Putting a few specific slides in a loop is as easy as looping the complete presentation. The process is similar to the two steps mentioned above.

However, do keep a few things to keep in mind – 

  • Only consecutive slides can loop – When putting a few specific slides in a loop instead of the complete presentation, the slides in question should all be together. This means, you could choose to put slides 1, 2, 3 & 4 or slides 4, 5, 6, 7 & 8 because they are all consecutive slides. However, slides 2, 5, 7, 9 can’t be put in a loop as they are not consecutive slides. To solve this problem, you can create a copy of all the slides that you want to loop at the end of presentation, and put them in a loop. 
  • Apply Step 1 & 2 to only specific slides – Before beginning the steps 1 & 2 mentioned above, make sure that you have selected the specific slides that you wish to loop and not the complete presentation.
  • DO NOT click “Apply to All” after step 1 – Ensure that you DO NOT click on “Apply to All” at the end of step 1 as this will make sure that the transition settings that you have selected will be applied to all your slides. 

At the end of step 2, after you have selected “Loop continuously until Esc” and right before clicking OK, make sure to enter the specific slide numbers that you would like PowerPoint to loop. Remember – the slides that you want to loop should be consecutive slides.

What are Some Other Uses of a Presentation running in a Loop?

Making your PowerPoint presentation run automatically in a loop can be useful in situations more than one. The most obvious need to run a presentation continuously is when you are at a kiosk (for e.g. at an event representing your company). But there are some often other times when you feel the need to loop a presentation. I’m sharing some of the other situations when you might need to loop a PowerPoint presentation below –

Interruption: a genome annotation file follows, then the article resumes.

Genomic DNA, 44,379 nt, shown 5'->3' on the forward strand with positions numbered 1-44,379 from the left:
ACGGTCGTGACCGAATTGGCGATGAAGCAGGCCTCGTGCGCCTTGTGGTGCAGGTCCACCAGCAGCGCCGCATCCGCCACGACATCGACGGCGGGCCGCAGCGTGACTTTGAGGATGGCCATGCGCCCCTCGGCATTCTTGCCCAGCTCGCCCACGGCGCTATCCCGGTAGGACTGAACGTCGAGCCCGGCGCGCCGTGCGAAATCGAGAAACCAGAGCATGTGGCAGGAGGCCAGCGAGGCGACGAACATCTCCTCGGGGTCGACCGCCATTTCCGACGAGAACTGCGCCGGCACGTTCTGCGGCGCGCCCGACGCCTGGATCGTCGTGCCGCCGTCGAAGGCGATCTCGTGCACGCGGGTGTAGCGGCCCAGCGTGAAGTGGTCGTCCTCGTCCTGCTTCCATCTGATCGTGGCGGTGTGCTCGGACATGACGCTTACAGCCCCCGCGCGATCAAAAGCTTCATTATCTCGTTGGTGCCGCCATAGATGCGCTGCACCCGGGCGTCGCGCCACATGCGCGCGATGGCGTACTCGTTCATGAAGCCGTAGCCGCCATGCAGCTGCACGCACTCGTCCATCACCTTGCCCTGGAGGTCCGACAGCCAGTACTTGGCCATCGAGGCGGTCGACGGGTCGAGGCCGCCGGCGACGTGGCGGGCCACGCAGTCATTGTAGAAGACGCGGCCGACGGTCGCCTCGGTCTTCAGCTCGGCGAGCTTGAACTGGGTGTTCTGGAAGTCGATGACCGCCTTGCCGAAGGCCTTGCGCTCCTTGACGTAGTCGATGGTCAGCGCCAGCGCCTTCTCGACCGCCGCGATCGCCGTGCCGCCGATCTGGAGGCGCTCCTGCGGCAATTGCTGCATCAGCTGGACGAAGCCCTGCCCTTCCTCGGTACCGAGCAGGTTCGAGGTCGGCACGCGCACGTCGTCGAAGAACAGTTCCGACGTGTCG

1. At a Marketing Roadshow –

There are times when your company decides to generate awareness about a new product they are going to launch. One of the methods deployed is to hire a vehicle (with or without an open back), play some visuals accompanied with some audio and distribute a one page flyer to its potential customers. The marketing effort can be more detailed at times, however, the visual that often supports such a campaign can often be a presentation that needs to run continuously without interruption.

2. At a Sales Centre –

Another great use case for a continuous looping presentation. When you visit a sales centre/showroom of a company – a real estate company or even a vehicle showroom, you may notice a presentation playing in such an office. This is often because the customers who walk in may have questions about the product or offering and having a beautiful looping presentation can grab the attention of a customer.

3. Reception/Cafeteria of a company –

Often, various companies use a looping presentation to share more information about the company to its visitors or employees. You may notice a presentation that plays in a loop at the company reception giving information about the company or even at your cafeteria telling you about a new employee initiative taken up by the company. These are all great examples where a presentation running automatically in a loop can be useful.


Running a PowerPoint presentation in a loop continuously is simply and super helpful. My hope is that by reading this blog post, you now know how to loop your PPT and are ready for the next event!